Metabotropic glutamate receptors
OverviewMetabotropic glutamate (mGlu) receptors are a family of G protein-coupled receptors activated by the neurotransmitter glutamate . The mGlu family is composed of eight members (named mGlu1 to mGlu8) which are divided in three groups based on similarities of agonist pharmacology, primary sequence and G protein coupling to effector: Group-I (mGlu1 and mGlu5), Group-II (mGlu2 and mGlu3) and Group-III (mGlu4, mGlu6, mGlu7 and mGlu8) (see Further reading).
Structurally, mGlu are composed of three juxtaposed domains: a core G protein-activating seven-transmembrane domain (TM), common to all GPCRs, is linked via a rigid cysteine-rich domain (CRD) to the Venus Flytrap domain (VFTD), a large bi-lobed extracellular domain where glutamate binds. mGlu form constitutive dimers, cross-linked by a disulfide bridge. The structures of the VFTD of mGlu1, mGlu2, mGlu3, mGlu5 and mGlu7 have been solved [2,3,4,5]. The structure of the 7 transmembrane (TM) domains of both mGlu1 and mGlu5 have been solved, and confirm a general helical organization similar to that of other GPCRs, although the helices appear more compacted [6,7,8]. Recent advances in cryo-electron microscopy have provided structures of full-length mGlu receptor dimers . Studies have revealed the possible formation of heterodimers between either group-I receptors, or within and between group-II and -III receptors . First well characterized in transfected cells, co-localization and specific pharmacological properties also suggest the existence of such heterodimers in the brain .[12,13,14]. Beyond heteromerization with other mGlu receptor subtypes, increasing evidence suggests mGlu receptors form heteromers and larger order complexes with class A GPCRs (reviewed in ).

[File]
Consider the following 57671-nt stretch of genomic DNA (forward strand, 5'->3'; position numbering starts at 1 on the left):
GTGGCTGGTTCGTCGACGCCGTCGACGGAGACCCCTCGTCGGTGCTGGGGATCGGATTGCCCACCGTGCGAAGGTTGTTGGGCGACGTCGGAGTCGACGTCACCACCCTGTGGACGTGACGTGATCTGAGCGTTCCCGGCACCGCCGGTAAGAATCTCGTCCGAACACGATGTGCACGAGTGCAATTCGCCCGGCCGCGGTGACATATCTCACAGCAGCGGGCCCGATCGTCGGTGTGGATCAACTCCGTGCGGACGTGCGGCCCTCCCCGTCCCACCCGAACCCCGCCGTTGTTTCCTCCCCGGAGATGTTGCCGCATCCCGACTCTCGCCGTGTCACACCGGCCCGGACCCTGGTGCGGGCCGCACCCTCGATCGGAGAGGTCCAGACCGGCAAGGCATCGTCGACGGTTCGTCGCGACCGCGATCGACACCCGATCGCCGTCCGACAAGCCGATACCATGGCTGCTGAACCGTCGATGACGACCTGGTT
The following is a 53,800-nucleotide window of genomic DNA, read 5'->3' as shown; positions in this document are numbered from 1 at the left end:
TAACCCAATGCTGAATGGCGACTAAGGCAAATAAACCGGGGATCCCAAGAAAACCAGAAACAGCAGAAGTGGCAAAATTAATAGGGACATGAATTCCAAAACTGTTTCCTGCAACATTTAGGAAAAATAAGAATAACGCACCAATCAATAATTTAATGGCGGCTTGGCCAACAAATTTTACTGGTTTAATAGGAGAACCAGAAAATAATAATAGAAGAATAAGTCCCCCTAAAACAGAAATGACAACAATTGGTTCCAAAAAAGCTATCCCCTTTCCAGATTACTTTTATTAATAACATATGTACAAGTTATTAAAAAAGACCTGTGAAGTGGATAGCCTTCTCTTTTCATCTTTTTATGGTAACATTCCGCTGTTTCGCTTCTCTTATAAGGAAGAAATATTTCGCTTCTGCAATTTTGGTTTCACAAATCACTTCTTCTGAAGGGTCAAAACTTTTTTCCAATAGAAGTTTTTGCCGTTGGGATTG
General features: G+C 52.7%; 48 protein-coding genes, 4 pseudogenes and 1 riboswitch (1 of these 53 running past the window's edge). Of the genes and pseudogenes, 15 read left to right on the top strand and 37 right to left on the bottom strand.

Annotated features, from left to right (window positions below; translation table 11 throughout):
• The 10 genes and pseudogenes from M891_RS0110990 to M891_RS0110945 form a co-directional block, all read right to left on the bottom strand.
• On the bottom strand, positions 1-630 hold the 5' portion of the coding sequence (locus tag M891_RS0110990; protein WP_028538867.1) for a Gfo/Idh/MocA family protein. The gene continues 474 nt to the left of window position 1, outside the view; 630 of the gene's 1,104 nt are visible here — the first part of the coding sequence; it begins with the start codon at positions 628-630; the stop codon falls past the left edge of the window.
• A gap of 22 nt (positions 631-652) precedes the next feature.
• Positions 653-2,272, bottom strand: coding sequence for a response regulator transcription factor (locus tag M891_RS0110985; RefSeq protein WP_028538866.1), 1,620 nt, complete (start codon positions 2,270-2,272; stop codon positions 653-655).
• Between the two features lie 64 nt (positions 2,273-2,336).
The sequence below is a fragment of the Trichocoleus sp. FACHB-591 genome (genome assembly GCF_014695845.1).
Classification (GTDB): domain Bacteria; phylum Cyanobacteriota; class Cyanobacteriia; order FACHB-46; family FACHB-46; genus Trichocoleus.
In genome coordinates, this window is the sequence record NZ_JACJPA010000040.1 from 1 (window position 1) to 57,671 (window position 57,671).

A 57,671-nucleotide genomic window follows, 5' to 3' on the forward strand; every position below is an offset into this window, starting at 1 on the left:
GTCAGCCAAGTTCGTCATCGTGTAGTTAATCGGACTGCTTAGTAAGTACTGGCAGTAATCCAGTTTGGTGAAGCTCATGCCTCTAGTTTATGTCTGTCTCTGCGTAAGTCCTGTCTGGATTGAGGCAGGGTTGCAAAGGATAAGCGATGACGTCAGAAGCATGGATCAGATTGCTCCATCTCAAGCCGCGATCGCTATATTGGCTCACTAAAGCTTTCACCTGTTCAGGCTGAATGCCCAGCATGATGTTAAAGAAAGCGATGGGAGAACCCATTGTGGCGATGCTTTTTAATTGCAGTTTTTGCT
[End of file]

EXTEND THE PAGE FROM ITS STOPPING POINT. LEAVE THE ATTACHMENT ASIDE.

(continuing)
The endogenous ligands of mGlu are L-glutamic acid, L-serine-O-phosphate, N-acetylaspartylglutamate (NAAG) and L-cysteine sulphinic acid. Group-I mGlu receptors may be activated by 3,5-DHPG and (S)-3HPG  and antagonized by (S)-hexylhomoibotenic acid . Group-II mGlu receptors may be activated by LY389795 , LY379268 , eglumegad [18,19], DCG-IV and (2R,3R)-APDC , and antagonised by eGlu  and LY307452 [22,23]. Group-III mGlu receptors may be activated by L-AP4 and (R,S)-4-PPG . An example of an antagonist selective for mGlu receptors is LY341495, which blocks mGlu2 and mGlu3 at low nanomolar concentrations, mGlu8 at high nanomolar concentrations, and mGlu4, mGlu5, and mGlu7 in the micromolar range . In addition to orthosteric ligands that directly interact with the glutamate recognition site, allosteric modulators that bind within the TM domain have been described. Negative allosteric modulators are listed separately. The positive allosteric modulators most often act as ‘potentiators’ of an orthosteric agonist response, without significantly activating the receptor in the absence of agonist.
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